April 14, 2011

Federal leaders not addressing Realtors needs.

By Shane Buckingham
CRE Senior Staff Writer

Realtors’ federal lobbying efforts came to an abrupt stop when the federal election was called on March 26, and according to industry insiders so did the parties’ focus on Realtors’ concerns.

Three key issues Realtors have been fighting for, Manitoba Real Estate Association (MREA) President Lorne Weiss said, are getting a capital-gains-tax rollover for commercial properties, raising the amount first-time homebuyers can borrow from their Registered Retirement Savings Plans (RRSPs) and requiring lenders to provide better disclosure to homeowners about the costs of ending a mortgage early.

But so far all three of those issues haven’t gotten much play among federal politicians.

“We think the federal parties should be addressing our issues because they aren’t just specific to our industry,” Weiss told CRE Online. “Something like giving young people the ability to borrow more from their RRSPs to buy their first home doesn’t just apply to the real estate industry; it really applies to the economy as a whole.”

In 2009, the federal government adopted a policy proposal by the Canadian Real Estate Association (CREA) to increase the limit first-time homebuyers can withdraw from their RRSPs to purchase a property from $20,000 to $25,000. Now, Weiss said the organization wants the federal government to index that amount to inflation.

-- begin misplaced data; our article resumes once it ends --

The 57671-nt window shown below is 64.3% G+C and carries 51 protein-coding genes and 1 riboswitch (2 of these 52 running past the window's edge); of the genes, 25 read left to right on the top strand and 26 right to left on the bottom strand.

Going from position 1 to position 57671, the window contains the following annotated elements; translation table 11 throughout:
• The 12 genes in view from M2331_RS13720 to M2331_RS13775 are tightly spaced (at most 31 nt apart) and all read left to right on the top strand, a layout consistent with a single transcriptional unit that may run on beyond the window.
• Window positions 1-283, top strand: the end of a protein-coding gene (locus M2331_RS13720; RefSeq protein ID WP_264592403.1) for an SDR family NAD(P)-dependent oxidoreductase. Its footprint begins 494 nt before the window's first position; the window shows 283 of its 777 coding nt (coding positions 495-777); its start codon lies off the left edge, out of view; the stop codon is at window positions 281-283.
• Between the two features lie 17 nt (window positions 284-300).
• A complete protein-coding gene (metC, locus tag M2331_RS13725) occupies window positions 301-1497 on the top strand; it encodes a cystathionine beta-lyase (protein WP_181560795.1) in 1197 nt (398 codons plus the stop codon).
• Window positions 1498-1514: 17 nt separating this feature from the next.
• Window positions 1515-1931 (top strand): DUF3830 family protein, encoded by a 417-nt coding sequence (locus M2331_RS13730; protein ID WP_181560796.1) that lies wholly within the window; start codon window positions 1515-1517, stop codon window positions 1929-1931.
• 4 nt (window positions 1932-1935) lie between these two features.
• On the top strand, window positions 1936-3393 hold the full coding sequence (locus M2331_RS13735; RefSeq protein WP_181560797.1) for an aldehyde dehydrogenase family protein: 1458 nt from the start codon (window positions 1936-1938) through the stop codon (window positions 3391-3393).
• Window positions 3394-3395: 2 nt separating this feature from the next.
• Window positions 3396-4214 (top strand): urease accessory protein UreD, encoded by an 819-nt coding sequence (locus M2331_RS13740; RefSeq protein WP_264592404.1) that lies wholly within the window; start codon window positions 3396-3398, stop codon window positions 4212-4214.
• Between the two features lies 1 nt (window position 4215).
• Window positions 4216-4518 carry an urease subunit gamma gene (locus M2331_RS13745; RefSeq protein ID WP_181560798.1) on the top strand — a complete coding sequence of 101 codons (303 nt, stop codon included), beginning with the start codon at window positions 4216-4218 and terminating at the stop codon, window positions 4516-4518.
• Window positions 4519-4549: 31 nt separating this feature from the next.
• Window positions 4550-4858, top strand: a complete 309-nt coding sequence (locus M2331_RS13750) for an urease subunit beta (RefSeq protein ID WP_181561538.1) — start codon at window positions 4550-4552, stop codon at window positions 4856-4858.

“Rather than having to go back to the federal government every four or five years, we would like to put a mechanism in place to have the amount indexed to the rate of inflation, just in the same way a pension is. We feel that would make RRSPs a more effective tool for first-time homebuyers,” said Weiss, the former chair of the CREA Federal Affairs Committee.

Give investors a break

Next, Weiss said the federal government should give property investors a year to reinvest their capital gains into another property before it’s taxed.

“We think that allowing a capital gains rollover for commercial properties will give investors more incentive to provide affordable rental units, something this country sorely needs. It will also allow more ma-and-pop-type investors to expand their portfolios,” he said. “And the money will be eventually taxed once investors cash out of their properties.”

Lastly, he said there needs to be better disclosure explaining the penalties homeowners will incur if they end their mortgage early.

Now, since there is no disclosure requirement many homeowners have been blindsided with bills in excess of $10,000 to break their mortgage. And how the banks actually arrive at the amount of the penalty has many Realtors confused, he added.

“When people go to sell their home and buy another one they find out the penalties for early discharge of their mortgage are humongous. So what we’d like to see is greater disclosure on mortgage documents, clearly stating what the penalties will be for early discharge of a mortgage and how those penalties are determined.”

As Realtors prepare to go to Parliament Hill to discuss policy on May 8 to 10, their lobbying efforts have been left in limbo since the fate of the current government is in question.

Pierre Leduc, a spokesperson for CREA, said that the organization was caught off guard like the rest of the Canadians when the election was called. Since the Realtors’ event was already scheduled, he said the organization chose to go ahead with it, but is still determining the nature of the event.

Complete article here.

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